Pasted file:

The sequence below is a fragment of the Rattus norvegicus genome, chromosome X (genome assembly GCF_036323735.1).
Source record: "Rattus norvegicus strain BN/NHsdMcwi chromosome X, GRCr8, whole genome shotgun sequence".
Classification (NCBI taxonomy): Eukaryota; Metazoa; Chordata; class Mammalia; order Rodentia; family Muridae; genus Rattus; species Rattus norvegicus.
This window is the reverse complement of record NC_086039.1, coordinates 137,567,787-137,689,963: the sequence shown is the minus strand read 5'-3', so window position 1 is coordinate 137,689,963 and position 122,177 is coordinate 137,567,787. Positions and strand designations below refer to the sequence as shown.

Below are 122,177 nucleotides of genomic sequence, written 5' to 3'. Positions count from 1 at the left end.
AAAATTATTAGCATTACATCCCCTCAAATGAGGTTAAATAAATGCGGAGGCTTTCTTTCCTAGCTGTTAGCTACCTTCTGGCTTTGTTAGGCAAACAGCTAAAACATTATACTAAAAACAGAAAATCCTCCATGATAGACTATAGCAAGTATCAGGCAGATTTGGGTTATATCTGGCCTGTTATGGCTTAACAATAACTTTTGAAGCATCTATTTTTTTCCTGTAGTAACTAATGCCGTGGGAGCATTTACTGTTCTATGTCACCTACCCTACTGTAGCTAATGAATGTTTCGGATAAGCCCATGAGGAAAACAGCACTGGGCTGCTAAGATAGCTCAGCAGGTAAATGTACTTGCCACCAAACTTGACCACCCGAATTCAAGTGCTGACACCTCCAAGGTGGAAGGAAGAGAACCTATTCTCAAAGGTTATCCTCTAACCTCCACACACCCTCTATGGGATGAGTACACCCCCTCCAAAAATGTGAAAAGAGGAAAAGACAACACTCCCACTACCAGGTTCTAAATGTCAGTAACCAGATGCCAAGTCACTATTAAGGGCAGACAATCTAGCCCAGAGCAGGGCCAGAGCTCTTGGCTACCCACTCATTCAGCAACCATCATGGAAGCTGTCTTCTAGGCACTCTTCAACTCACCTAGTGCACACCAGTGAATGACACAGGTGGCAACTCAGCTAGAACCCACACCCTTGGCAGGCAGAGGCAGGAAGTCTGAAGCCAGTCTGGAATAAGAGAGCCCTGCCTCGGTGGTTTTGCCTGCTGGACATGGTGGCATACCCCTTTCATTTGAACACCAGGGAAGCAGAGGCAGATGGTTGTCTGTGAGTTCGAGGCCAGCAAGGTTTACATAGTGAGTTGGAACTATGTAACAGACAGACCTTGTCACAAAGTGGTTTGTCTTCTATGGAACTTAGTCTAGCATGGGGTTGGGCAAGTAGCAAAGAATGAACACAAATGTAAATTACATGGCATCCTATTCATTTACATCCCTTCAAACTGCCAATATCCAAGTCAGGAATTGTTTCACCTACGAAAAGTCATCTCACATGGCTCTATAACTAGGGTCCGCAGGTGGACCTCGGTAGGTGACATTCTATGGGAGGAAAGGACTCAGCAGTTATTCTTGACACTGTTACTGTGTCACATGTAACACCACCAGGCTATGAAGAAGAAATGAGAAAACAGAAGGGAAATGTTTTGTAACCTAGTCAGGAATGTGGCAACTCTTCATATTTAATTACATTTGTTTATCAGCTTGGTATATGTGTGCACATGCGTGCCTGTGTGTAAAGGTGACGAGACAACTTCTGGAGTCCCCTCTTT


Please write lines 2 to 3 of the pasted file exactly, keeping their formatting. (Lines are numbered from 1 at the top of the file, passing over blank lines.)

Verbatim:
Source record: "Rattus norvegicus strain BN/NHsdMcwi chromosome X, GRCr8, whole genome shotgun sequence".
Classification (NCBI taxonomy): Eukaryota; Metazoa; Chordata; class Mammalia; order Rodentia; family Muridae; genus Rattus; species Rattus norvegicus.